When I first got to college, I knew I was an artist, but at this point it was all still formless. It seemed logical to me that I’d be a writer, since I read so much in high school. But when I first got to college, my new friends were all musicians, so I thought I was too.
During my first couple of years, I wrote a lot. I wrote a number of short stories, a play, and few poems. None of these became much. I also put a lot of myself into music.
College was a time of great awakening. My teachers were all excited by the things I discovered on my own, and their support made it easier to be myself. Though like high school, I spent most of my time with one person, my friend Brian.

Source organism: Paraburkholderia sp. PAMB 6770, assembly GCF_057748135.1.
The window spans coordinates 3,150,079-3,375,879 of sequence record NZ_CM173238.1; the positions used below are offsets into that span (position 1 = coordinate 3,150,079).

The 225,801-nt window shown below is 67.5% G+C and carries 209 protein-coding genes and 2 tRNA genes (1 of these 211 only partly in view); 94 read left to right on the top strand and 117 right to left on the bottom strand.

While I eventually settled on a major in English, with a minor in Ethnomusicology, in the beginning it seemed like it would be music composition and theory. I studied music theory with Carlton Gamer, and composition with Stephen Scott. Though mostly I locked myself in a practice room with Brian, where he’d play piano and I’d play bass, really just focusing on jazz standards.
Stephen Scott was interesting. With him, I studied a lot experimental and electronic music, and eventually performed with his bowed piano orchestra. And with Stephen, I also had the opportunity to play with musicians like Terry Riley and Ross Bolleter.
I eventually found a stronger creative voice, and gave up on music theory and composition.